Mining is one of the key sectors of the South African economy, contributing almost 10% to the country’s GDP. South Africa has rich mineral reserves in gold, iron ore and coal and is the leading producer of copper, platinum, vanadium and uranium.
At the ‘MiningIndaba’ held in Cape Town, the stakeholders of the largest industry in the primary sector met this week to discuss the situation and opportunities of investment in this sector in Africa. Discussions and forums provided information to all roleplayers and prospective investors.
Concurrently the Alternative Mining Indaba took place calling onto the heads of mining companies to remind them of their responsibilities and social commitment to the communities affected by the mines and to be more transparent in their operations.
South Africa has more mineral resources than most other countries and investment opportunities abound especially in the mining and quarrying sector. As South Africa is one of the most sophisticated and promising emerging markets, with a fast growing middle class population, the country compares positively with many other emerging market countries. However, South Africa also faces many challenges, such as calls for ‘indigenization’ of the major business sectors, labour unrest, aging plants and the current electricity crisis.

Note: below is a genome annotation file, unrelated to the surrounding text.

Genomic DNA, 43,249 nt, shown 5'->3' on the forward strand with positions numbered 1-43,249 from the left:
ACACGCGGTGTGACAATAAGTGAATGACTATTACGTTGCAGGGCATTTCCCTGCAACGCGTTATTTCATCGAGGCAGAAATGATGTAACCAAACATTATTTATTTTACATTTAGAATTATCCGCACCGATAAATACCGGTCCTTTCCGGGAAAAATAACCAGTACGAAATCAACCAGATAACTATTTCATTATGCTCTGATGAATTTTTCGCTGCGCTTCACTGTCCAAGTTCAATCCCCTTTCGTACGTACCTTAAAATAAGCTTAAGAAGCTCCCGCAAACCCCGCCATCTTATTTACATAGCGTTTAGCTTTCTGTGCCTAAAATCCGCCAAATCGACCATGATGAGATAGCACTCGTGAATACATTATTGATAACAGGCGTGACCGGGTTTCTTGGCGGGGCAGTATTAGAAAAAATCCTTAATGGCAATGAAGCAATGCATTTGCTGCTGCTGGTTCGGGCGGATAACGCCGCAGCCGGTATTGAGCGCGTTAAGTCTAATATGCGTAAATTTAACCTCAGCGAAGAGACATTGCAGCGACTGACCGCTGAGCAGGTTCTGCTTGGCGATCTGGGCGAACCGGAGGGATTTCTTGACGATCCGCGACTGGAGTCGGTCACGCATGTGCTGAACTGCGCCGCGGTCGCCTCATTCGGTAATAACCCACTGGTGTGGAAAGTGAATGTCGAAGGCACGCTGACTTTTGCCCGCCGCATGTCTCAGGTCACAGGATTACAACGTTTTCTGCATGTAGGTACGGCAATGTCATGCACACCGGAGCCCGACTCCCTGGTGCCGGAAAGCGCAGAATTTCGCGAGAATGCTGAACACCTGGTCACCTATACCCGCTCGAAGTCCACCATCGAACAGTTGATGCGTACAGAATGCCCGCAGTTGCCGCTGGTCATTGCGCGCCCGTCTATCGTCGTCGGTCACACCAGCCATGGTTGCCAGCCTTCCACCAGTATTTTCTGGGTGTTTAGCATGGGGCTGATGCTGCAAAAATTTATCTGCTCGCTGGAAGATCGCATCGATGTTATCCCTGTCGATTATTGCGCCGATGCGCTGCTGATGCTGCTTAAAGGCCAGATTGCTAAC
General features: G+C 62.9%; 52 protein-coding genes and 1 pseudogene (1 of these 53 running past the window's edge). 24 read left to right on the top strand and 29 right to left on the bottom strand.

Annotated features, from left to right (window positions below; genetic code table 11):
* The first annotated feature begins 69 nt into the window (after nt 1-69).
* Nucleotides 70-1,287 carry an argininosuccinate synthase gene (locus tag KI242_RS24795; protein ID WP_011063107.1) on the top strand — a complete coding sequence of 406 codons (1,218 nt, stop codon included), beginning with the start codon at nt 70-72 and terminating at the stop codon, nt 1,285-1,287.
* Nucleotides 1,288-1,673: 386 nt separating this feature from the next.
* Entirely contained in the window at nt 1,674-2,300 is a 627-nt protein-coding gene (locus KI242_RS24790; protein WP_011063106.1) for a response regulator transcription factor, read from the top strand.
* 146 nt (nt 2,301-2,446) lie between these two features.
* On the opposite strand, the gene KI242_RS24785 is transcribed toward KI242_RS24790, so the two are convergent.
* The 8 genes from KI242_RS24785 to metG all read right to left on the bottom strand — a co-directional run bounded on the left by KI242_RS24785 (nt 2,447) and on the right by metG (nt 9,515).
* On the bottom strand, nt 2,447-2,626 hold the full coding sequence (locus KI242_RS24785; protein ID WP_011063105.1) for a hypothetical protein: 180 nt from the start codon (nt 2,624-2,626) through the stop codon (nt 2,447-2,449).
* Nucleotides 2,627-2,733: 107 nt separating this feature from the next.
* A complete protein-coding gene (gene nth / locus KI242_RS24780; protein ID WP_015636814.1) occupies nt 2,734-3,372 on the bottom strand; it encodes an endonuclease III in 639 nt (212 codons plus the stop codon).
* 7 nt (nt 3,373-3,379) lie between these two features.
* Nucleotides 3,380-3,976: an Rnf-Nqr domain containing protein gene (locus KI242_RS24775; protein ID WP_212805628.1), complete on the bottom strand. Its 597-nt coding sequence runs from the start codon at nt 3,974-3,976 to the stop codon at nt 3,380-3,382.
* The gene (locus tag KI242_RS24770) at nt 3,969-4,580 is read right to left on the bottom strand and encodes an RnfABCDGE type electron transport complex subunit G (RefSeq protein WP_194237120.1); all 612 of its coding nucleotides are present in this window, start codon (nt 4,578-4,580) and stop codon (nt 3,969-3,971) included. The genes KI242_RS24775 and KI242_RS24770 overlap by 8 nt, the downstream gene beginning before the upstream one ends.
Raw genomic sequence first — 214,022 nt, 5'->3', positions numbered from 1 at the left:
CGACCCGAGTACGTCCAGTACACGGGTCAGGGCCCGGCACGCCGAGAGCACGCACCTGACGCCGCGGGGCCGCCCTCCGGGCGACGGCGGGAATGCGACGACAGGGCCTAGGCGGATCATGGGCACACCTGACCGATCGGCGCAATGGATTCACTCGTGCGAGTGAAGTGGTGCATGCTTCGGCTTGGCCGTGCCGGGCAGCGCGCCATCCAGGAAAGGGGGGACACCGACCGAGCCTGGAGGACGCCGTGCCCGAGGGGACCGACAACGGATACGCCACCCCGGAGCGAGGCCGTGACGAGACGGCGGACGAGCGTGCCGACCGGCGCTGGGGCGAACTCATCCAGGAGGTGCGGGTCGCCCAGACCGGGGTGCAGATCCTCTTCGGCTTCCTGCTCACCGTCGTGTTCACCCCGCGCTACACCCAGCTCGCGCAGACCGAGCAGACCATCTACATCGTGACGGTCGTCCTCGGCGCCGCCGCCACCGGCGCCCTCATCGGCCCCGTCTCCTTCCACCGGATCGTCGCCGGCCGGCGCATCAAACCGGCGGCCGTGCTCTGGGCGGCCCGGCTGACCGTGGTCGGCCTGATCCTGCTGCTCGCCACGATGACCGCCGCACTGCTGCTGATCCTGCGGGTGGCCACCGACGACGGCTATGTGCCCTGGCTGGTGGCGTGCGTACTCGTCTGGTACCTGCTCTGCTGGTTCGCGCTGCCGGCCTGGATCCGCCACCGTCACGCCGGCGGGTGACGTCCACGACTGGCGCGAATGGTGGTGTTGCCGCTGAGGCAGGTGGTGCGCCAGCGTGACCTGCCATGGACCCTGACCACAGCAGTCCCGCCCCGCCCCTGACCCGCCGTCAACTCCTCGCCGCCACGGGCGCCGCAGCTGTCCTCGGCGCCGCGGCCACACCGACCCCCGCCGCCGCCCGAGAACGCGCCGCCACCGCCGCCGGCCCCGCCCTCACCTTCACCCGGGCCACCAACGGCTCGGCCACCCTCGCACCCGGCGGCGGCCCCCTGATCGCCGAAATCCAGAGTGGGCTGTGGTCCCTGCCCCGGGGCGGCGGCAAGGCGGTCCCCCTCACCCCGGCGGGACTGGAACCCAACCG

In October 2014 a resolution was passed by the provincial government of Gauteng, which calls for 49% of the key industries in the province, among them mining operations, to be owned by black South Africans by 2030. Foreign investors however eye such moves understandably with caution.
Eskom, South Africa’s energy parastatal, has confirmed that the electricity supply will be highly affected by power blackouts for the coming years due to inevitable maintenance work to get the ailing electricity grid to keep up with the growing demand.
The ‘Investing in African Mining’ Indaba, or commonly referred to as ‘Mining Indaba’ is the world’s largest mining investment conference and Africa’s largest mining event. This major event is highly anticipated by more than 2,300 international companies.
Africa’s largest gathering of stakeholders in the industry takes place annually for over two decades and attracts more than 7,000 delegates from over 110 countries. The vast majority of delegates comes from Africa. European, Australian and North American visitors make up together for one third of the delegates.
The next African indaba for the sector will take place in February 2016.
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Resources for this Article on mining in South Africa: miningindaba.com, chamberofmines.org.za, TheAfricaReport
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